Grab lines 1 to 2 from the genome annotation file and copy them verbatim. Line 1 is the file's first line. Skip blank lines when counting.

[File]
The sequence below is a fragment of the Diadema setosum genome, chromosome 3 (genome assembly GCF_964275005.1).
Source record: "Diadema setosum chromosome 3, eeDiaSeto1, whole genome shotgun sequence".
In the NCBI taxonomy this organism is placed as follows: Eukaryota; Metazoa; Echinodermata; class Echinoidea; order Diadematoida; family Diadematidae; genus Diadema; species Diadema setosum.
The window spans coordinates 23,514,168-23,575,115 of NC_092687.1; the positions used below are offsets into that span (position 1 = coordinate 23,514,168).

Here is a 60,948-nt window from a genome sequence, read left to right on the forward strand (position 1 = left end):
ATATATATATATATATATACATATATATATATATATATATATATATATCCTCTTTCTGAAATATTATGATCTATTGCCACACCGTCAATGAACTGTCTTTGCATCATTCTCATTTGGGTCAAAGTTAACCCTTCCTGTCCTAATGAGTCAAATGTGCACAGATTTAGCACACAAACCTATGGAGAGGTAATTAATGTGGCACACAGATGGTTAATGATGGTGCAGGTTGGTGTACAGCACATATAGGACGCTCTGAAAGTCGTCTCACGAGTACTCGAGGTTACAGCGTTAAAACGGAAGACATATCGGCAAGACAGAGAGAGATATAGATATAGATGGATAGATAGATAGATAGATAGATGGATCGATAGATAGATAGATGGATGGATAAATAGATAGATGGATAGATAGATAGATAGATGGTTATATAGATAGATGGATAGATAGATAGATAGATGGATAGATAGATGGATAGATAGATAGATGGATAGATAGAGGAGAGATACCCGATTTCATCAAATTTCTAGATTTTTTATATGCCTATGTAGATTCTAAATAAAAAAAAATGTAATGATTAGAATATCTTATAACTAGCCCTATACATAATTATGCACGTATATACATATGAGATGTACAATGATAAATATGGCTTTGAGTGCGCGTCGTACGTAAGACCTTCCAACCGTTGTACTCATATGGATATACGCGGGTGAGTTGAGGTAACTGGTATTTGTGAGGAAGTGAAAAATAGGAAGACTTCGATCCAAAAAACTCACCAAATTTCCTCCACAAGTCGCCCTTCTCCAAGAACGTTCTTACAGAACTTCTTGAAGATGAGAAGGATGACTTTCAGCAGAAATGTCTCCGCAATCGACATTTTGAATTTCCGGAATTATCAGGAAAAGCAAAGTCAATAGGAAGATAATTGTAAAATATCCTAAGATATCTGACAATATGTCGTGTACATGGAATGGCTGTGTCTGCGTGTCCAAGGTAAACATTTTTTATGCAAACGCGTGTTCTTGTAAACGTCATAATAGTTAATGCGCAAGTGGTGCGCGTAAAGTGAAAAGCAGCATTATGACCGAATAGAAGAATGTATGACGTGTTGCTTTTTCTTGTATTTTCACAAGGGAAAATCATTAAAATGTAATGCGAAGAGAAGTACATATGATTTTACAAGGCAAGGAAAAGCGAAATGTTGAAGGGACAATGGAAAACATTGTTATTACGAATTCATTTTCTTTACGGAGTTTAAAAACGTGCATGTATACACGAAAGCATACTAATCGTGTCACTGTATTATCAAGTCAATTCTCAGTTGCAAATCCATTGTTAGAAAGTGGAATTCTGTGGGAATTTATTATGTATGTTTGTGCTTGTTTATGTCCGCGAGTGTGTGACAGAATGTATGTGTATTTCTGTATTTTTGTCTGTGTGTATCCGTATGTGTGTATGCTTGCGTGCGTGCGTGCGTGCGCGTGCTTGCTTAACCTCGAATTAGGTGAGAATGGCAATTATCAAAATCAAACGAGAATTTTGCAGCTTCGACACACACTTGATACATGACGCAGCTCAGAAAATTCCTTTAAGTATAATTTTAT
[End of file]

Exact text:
The sequence below is a fragment of the Diadema setosum genome, chromosome 3 (genome assembly GCF_964275005.1).
Source record: "Diadema setosum chromosome 3, eeDiaSeto1, whole genome shotgun sequence".